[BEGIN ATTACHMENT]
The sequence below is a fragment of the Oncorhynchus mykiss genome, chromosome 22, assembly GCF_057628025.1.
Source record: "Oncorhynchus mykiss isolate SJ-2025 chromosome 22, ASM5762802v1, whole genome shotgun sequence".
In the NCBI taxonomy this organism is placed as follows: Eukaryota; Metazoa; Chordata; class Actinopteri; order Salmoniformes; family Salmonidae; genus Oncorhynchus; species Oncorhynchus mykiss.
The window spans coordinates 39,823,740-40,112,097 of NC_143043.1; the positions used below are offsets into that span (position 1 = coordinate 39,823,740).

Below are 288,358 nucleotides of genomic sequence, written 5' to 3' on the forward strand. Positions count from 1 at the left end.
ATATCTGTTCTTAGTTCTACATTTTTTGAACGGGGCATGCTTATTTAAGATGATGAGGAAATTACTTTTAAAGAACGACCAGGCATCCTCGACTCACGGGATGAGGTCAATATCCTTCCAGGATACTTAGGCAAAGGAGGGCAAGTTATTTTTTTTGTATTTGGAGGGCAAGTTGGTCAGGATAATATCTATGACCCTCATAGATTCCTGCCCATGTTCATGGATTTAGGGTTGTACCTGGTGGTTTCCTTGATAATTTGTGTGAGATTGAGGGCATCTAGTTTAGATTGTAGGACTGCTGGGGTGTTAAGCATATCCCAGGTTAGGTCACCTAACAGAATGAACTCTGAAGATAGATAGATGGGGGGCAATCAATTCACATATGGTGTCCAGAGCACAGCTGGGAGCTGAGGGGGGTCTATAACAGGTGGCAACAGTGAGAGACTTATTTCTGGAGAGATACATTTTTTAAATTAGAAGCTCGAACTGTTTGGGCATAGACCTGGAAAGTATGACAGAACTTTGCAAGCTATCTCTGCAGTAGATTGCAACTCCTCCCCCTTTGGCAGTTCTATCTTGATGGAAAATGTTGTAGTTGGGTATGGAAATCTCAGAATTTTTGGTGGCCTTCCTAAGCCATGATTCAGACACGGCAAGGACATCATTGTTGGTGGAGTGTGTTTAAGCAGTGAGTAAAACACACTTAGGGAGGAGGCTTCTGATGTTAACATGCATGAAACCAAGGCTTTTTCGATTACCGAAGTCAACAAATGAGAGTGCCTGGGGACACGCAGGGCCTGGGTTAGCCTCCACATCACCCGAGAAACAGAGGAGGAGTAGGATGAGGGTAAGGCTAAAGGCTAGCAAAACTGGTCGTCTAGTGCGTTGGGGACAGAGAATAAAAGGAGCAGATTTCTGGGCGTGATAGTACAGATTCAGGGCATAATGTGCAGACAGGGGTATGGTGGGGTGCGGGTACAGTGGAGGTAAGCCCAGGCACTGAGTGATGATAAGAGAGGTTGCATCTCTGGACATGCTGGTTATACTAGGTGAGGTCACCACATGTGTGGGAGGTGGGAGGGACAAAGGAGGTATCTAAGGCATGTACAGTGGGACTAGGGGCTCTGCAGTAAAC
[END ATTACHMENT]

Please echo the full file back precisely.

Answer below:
The sequence below is a fragment of the Oncorhynchus mykiss genome, chromosome 22, assembly GCF_057628025.1.
Source record: "Oncorhynchus mykiss isolate SJ-2025 chromosome 22, ASM5762802v1, whole genome shotgun sequence".
In the NCBI taxonomy this organism is placed as follows: Eukaryota; Metazoa; Chordata; class Actinopteri; order Salmoniformes; family Salmonidae; genus Oncorhynchus; species Oncorhynchus mykiss.
The window spans coordinates 39,823,740-40,112,097 of NC_143043.1; the positions used below are offsets into that span (position 1 = coordinate 39,823,740).

Below are 288,358 nucleotides of genomic sequence, written 5' to 3' on the forward strand. Positions count from 1 at the left end.
ATATCTGTTCTTAGTTCTACATTTTTTGAACGGGGCATGCTTATTTAAGATGATGAGGAAATTACTTTTAAAGAACGACCAGGCATCCTCGACTCACGGGATGAGGTCAATATCCTTCCAGGATACTTAGGCAAAGGAGGGCAAGTTATTTTTTTTGTATTTGGAGGGCAAGTTGGTCAGGATAATATCTATGACCCTCATAGATTCCTGCCCATGTTCATGGATTTAGGGTTGTACCTGGTGGTTTCCTTGATAATTTGTGTGAGATTGAGGGCATCTAGTTTAGATTGTAGGACTGCTGGGGTGTTAAGCATATCCCAGGTTAGGTCACCTAACAGAATGAACTCTGAAGATAGATAGATGGGGGGCAATCAATTCACATATGGTGTCCAGAGCACAGCTGGGAGCTGAGGGGGGTCTATAACAGGTGGCAACAGTGAGAGACTTATTTCTGGAGAGATACATTTTTTAAATTAGAAGCTCGAACTGTTTGGGCATAGACCTGGAAAGTATGACAGAACTTTGCAAGCTATCTCTGCAGTAGATTGCAACTCCTCCCCCTTTGGCAGTTCTATCTTGATGGAAAATGTTGTAGTTGGGTATGGAAATCTCAGAATTTTTGGTGGCCTTCCTAAGCCATGATTCAGACACGGCAAGGACATCATTGTTGGTGGAGTGTGTTTAAGCAGTGAGTAAAACACACTTAGGGAGGAGGCTTCTGATGTTAACATGCATGAAACCAAGGCTTTTTCGATTACCGAAGTCAACAAATGAGAGTGCCTGGGGACACGCAGGGCCTGGGTTAGCCTCCACATCACCCGAGAAACAGAGGAGGAGTAGGATGAGGGTAAGGCTAAAGGCTAGCAAAACTGGTCGTCTAGTGCGTTGGGGACAGAGAATAAAAGGAGCAGATTTCTGGGCGTGATAGTACAGATTCAGGGCATAATGTGCAGACAGGGGTATGGTGGGGTGCGGGTACAGTGGAGGTAAGCCCAGGCACTGAGTGATGATAAGAGAGGTTGCATCTCTGGACATGCTGGTTATACTAGGTGAGGTCACCACATGTGTGGGAGGTGGGAGGGACAAAGGAGGTATCTAAGGCATGTACAGTGGGACTAGGGGCTCTGCAGTAAAC